Since then, I’ve continued to value all the good information that I got from various horse trainers, and I’ve added the final piece to the puzzle. It isn’t going to come as any surprise to any of you when I tell you what it is. We’ve often talked about it, both on this blog and others. Listen to your gut. Its that simple. Whether you’re a beginner or an expert, listen to your gut. Use your gut, and what knowledge you have, to be discriminating. Realize that no matter what any trainer tells you, there’s more than one way to get something done. If this trainer’s way doesn’t resonate for you, believe me, you can find another way to get the job done. You don’t need to be buffaloed by any given trainer’s opinion. It kind of reminds me of our discussion on this blog about feeding treats. There were hugely varied approachs, and all of them seemed to work for the people who used them. Its best to go with an approach that feels right to you.

Don’t get me wrong—it is absolutely vital and helpful to get the advice of a good trainer, or some sort of experienced horseman, while you are learning. Just don’t believe all you hear. If something doesn’t seem right, go get another “expert’s” opinion. As I started out saying, you can learn something useful from everybody. But hang onto your gut sense of what works for you, and don’t go too far against it. (I guess you could apply this to religion and politics, too.) There’s always another way to do it.

So how about you? Some of you, I know, like to compete, and I’m sure that many of you, like me, have had experiences with professional trainers and judged competition—for good or ill. Some of you are trainers—of many disciplines other than cowhorse and cutting. Has your experience been anything like mine—or has it been vastly different? What’s your take on it?


Anonymous said...

My daughters and I showed extensively for a number of years in the hunter/jumper world. We became tired of the "serviceably sound" (i.e. at best sore and at worst lame) equitation horses we saw, the primitive and coercive training methods used and the limited perspective and knowledge of most of the trainers - all they cared about was winning and it didn't really matter very much to most of them what happened to the horse in the process.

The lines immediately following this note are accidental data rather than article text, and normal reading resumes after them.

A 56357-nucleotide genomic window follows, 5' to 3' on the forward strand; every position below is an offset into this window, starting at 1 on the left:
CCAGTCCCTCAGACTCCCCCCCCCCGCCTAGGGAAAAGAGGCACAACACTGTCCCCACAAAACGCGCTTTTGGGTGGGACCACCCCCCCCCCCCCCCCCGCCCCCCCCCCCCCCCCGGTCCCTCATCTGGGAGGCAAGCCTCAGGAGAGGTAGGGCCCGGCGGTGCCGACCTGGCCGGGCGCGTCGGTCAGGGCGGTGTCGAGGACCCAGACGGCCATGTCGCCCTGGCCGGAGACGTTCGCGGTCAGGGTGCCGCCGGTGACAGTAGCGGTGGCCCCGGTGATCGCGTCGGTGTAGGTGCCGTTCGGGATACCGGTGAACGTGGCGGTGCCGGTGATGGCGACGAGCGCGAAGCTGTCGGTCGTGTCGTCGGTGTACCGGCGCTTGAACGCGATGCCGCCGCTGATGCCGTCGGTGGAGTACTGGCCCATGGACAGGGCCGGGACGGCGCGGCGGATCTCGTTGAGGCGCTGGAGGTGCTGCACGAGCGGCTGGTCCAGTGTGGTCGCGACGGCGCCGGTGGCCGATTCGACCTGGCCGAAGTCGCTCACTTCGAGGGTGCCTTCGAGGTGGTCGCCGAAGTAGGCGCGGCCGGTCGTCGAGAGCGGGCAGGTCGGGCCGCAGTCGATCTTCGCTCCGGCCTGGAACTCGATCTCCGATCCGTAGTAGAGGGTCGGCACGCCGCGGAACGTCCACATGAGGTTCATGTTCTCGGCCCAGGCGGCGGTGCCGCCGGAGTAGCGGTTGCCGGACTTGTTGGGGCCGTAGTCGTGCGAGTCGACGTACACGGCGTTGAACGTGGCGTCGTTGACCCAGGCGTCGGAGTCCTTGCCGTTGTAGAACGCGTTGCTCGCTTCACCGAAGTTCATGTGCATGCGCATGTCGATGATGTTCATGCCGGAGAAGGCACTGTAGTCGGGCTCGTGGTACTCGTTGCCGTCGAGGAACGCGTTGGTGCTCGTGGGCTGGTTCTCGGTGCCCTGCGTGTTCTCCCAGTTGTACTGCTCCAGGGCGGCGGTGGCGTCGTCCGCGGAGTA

We found our way to a different approach to horses and their training, using humane methods and considering the horse and its welfare. My older daughter, who was 15 and 16 at the time, worked to retrain her jumper mare Lily (who before that was rideable only with a lot of coercive hardware) to go in a simple snaffle without gadgets. She continued to compete the mare successfully in jumpers (up to 4 feet), and in their last big class at year-end finals, they went double clear and placed third, ahead of many trainers riding their own or clients' horses. In jumpers there can be no favoritism by judges - it's just do you clear the jumps and what's your time, that's all. The mare had to be retired due to heaves, which was unfortunate as she had the ability to go much further.

My daughter, who is now 20, has been competing the rescue horse she has retrained in hunters, and has been getting some decent placings. In our show circuit, many of the judges are brought in from out of state and seem to be more impartial, although judging hunters can be a little bit like judging ice skating - there's a big subjective element.

I don't miss showing at all - I'm doing more interesting things now with my horses, and I don't miss the show grind.

Interesting post - it is true that we can often learn something from even the most repugnant trainers -if only what not to do!

Laura Crum said...

Kate--I know what you mean about jumpers being more fair. Team roping was the great equalizer for me. Judged only by the clock and the flagger. Certainly I saw plenty of classes judged very fairly, both in cutting and reined cowhorse. But I saw a lot of the political thing, too. And though I didn't go into it in this post, yes, all the half crippled horses being pushed to go on (and then thrown away like used sporting equipment when they couldn't do it), the brutal training methods...etc. These were all part of the reasons I gave up competing.

There are good horse trainers out there, no question. There are a lot of not so good trainers, too. And there is a very large group who are effective at winning but, as you say, they don't care much what happens to the horse in the process. That was what I found, too.

Laura Crum said...